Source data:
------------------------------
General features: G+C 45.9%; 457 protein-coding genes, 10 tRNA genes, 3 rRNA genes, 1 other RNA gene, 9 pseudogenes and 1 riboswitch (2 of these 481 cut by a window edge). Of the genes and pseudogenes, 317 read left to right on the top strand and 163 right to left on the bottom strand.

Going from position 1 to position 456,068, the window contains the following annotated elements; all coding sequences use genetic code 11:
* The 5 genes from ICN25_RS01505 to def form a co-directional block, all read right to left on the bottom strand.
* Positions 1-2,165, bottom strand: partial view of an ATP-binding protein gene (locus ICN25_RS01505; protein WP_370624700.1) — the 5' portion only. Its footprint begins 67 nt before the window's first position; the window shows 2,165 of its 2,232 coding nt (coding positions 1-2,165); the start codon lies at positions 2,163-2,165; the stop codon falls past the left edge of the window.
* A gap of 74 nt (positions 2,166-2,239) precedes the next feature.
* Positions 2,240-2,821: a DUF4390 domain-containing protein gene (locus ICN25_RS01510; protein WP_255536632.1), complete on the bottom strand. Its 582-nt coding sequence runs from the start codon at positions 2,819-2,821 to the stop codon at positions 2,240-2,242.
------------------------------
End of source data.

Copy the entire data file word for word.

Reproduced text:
General features: G+C 45.9%; 457 protein-coding genes, 10 tRNA genes, 3 rRNA genes, 1 other RNA gene, 9 pseudogenes and 1 riboswitch (2 of these 481 cut by a window edge). Of the genes and pseudogenes, 317 read left to right on the top strand and 163 right to left on the bottom strand.

Going from position 1 to position 456,068, the window contains the following annotated elements; all coding sequences use genetic code 11:
* The 5 genes from ICN25_RS01505 to def form a co-directional block, all read right to left on the bottom strand.
* Positions 1-2,165, bottom strand: partial view of an ATP-binding protein gene (locus ICN25_RS01505; protein WP_370624700.1) — the 5' portion only. Its footprint begins 67 nt before the window's first position; the window shows 2,165 of its 2,232 coding nt (coding positions 1-2,165); the start codon lies at positions 2,163-2,165; the stop codon falls past the left edge of the window.
* A gap of 74 nt (positions 2,166-2,239) precedes the next feature.
* Positions 2,240-2,821: a DUF4390 domain-containing protein gene (locus ICN25_RS01510; protein WP_255536632.1), complete on the bottom strand. Its 582-nt coding sequence runs from the start codon at positions 2,819-2,821 to the stop codon at positions 2,240-2,242.